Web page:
Monday, June 16, 2008

Covenant News- The Latest Industry & Social News From the Entertainment & Media Capital of the Universe, HOLLYWOOD, Los Angeles.CA. Mon,16 June 2008

Get ready Vegas, here he comes!

There's been talk of Michael Jackson doing in a show in Sin City, but this time the chatter might be for real.

Remember last month when Colony Capitol saved Neverland?

The investment firm paid the outstanding balance on Wacko's property, which was set to go up for auction because he was sooooo behind on mortgage payments.

Well, M.J. still owes Colony $23 million and one of the ways they're talking to him about repayment is by setting up a deal for him to headline his own Vegas show, the Wall Street Journal is reporting.

Colony Capital, based in Los Angeles, owns the Las Vegas Hilton and is a major shareholder in the Station Casinos chain.

Colony Capital CEO Tom Barrack tells the Journal, "We've been having discussions with Mr. Jackson about a recapitalization and refinancing of Neverland in addition to various other business opportunities and mutual interests."

Yeah, they better look into other opportunities.

Michael's never go have a Vegas show - that would require him to actually work, something he's hated doing for close to a decade now!


India's richest man,

Mukesh Ambani, is shaping his country via capitalism, with echoes of Mohandas Gandhi.

The current global energy-food crisis is, understandably, a pocketbook issue in America.

But when you come to Egypt, you see how, in a society where so many more people live close to the edge, food and fuel prices could become enormously destabilizing.

If these prices keep soaring, food and fuel could reshape politics around the developing world as much as nationalism or Communism did in their days.

A few years ago, Egypt's president, Hosni Mubarak, belatedly but clearly embarked on an economic reform path that has produced 7 percent annual growth in the last three years --

and now all that growth is being devoured by food and fuel price increases, like a plague of locusts eating through the Nile Delta.

Let's start the day here at Hussein el-Ashri's poultry shop --

in the lower-middle-class district of Shubra --

a shop that gives new meaning to the term "fresh chicken."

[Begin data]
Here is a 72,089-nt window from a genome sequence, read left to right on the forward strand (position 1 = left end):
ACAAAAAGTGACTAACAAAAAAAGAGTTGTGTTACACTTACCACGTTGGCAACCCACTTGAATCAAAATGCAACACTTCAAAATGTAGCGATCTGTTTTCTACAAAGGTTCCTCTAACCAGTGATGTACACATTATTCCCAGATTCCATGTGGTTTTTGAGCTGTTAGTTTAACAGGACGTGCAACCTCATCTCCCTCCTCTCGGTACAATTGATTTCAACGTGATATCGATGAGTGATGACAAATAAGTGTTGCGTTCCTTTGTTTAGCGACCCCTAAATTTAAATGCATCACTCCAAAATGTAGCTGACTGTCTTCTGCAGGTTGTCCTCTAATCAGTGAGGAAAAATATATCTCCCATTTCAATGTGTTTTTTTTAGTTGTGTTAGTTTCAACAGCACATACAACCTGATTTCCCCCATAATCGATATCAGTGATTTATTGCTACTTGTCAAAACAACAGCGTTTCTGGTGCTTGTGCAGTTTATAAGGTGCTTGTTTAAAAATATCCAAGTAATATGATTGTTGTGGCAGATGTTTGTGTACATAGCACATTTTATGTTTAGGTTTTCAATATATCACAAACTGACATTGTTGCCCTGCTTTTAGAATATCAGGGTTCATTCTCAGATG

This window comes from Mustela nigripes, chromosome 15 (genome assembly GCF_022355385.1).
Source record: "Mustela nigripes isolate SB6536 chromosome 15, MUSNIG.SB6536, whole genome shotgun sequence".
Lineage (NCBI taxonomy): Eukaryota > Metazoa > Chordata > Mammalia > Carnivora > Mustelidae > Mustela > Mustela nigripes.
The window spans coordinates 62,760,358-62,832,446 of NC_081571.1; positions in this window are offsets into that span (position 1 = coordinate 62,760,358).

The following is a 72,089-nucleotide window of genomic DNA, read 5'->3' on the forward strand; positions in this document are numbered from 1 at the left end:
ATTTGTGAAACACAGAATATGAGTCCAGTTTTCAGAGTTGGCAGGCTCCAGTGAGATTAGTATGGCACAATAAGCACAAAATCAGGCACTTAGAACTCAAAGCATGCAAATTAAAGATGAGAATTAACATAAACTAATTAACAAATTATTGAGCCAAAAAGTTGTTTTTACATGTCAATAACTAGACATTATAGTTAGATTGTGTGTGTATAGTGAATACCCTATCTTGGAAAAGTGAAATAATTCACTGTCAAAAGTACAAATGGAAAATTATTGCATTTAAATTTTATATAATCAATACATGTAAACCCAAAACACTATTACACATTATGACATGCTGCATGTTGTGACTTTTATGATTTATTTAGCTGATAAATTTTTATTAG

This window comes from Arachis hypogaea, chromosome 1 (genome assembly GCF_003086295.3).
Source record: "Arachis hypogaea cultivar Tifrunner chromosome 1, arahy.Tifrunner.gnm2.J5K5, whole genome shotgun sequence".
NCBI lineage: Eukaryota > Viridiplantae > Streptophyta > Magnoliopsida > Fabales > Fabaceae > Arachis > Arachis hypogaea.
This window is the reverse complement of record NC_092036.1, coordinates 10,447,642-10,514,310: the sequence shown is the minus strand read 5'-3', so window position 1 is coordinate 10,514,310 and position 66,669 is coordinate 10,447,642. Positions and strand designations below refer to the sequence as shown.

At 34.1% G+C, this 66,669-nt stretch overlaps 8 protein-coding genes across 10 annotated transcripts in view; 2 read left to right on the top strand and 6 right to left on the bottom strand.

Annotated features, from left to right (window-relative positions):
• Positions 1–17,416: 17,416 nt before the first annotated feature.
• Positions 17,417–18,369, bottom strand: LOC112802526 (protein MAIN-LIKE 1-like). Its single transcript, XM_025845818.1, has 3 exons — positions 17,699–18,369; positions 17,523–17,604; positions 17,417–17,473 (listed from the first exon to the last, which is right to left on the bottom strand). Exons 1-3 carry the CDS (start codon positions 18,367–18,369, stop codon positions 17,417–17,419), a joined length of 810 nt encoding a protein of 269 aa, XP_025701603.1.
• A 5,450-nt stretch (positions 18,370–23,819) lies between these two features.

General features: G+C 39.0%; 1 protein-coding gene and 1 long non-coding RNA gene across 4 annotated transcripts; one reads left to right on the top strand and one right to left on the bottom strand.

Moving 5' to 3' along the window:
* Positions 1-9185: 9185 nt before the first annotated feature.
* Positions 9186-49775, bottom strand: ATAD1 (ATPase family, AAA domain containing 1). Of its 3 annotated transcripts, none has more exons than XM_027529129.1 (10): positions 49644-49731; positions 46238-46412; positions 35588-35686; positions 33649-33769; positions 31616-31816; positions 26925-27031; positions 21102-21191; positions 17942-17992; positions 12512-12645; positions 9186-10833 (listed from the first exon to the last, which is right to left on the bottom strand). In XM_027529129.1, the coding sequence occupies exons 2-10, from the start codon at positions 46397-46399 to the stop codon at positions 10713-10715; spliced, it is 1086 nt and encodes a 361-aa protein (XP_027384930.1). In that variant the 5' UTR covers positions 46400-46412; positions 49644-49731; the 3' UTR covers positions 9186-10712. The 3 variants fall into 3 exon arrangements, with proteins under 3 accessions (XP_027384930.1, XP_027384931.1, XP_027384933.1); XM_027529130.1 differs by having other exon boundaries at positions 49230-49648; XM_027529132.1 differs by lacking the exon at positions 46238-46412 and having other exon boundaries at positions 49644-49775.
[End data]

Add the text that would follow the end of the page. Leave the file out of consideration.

Customers arrive, select a live chicken out of a coop.

It's slaughtered and de-feathered while you wait and handed to you in a bag with all the parts.

Business had grown steadily over the years at Ashri's shop, as Egypt's lower-middle classes could afford more meat.

But in the past six months, the price of chicken has doubled.

Ashri explained:

"Everything has gone up -- electricity, the price of feed, gasoline, labor, the price of medicine for the chickens.



Some people use the Internet simply to check e-mail and look up phone numbers.

Others are online all day, downloading big video and music files.

For years, both kinds of Web surfers have paid the same price for access.

By now three of the country's largest Internet service providers are threatening to clamp down on their most active subscribers by placing monthly limits on their online activity.

One of them, Time Warner Cable, began a trial of "Internet metering" in one Texas city early this month, asking customers to select a monthly plan and pay surcharges when they exceed their bandwidth limit.

The idea is that people who use the network more heavily should pay more, the way they do for water, electricity, or, in many cases, cell phone minutes.


It will take the United States a century to recover from the damage wreaked by President George. W Bush, US writer Gore Vidal said in an interview published on Saturday.

"The president behaved like a virtual criminal but we didn't have the courage to sack him for fear of violating the American constitution," Vidal told the El Mundo newspaper.

The author, a trenchant critic of the US-led invasion of Iraq, said it would take the United States "100 years to repair the damage" caused by Bush.

"We live in a dictatorship.

We have a fascist government ...which controls the media," he said.

Vidal also said presidential aspirant Barack Obama was "intelligent" adding that it would be a "novelty" to have an "intelligent" person in the White House.


***Anita Busch, the journalist who was famously threatened by associates of jailed Hollywood snoop Anthony Pellicano while reporting for the L.A. Times, has a letter in Saturday's LAT co-signed by ex-New York Times correspondent Bernie Weinraub.

They object to a flippant Pellicano reference by Calendar reporter Rachel Abramowitz, and also pick up Busch's ongoing complaint that the Times has sided with Pellicano over her.

*L.A Times staff writer Rachel Abramowitz's Hollywood Brief will "give the town's culture, personalities and power players the close-up they deserve -- but may not always want."


Susan Atkins, center, did the stabbing of actress Sharon Tate during the August 1969 murders in Benedict Canyon that are popularly blamed on Charles Manson.

Atkins was the killer who famously wrote PIG in Tate's blood on the front door of the home shared by the actress and her husband, Roman Polanski.

Atkins was sentenced to death in 1971, but like all of the Manson followers who got death sentences, hers was changed to life in prison when capital punishment was temporarily deemed unconstitutional.

The longest-serving female inmate in the California prison system, Atkins is reportedly dying of brain cancer and has had a leg amputated.

A request for compassionate release is pending before prison authorities.

Manson prosecutor Vincent Bugliosi says he is OK with Atkins getting out, given her failing health.

Tate's sister and last living relative, Debra Tate, wants Atkins to stay locked up.


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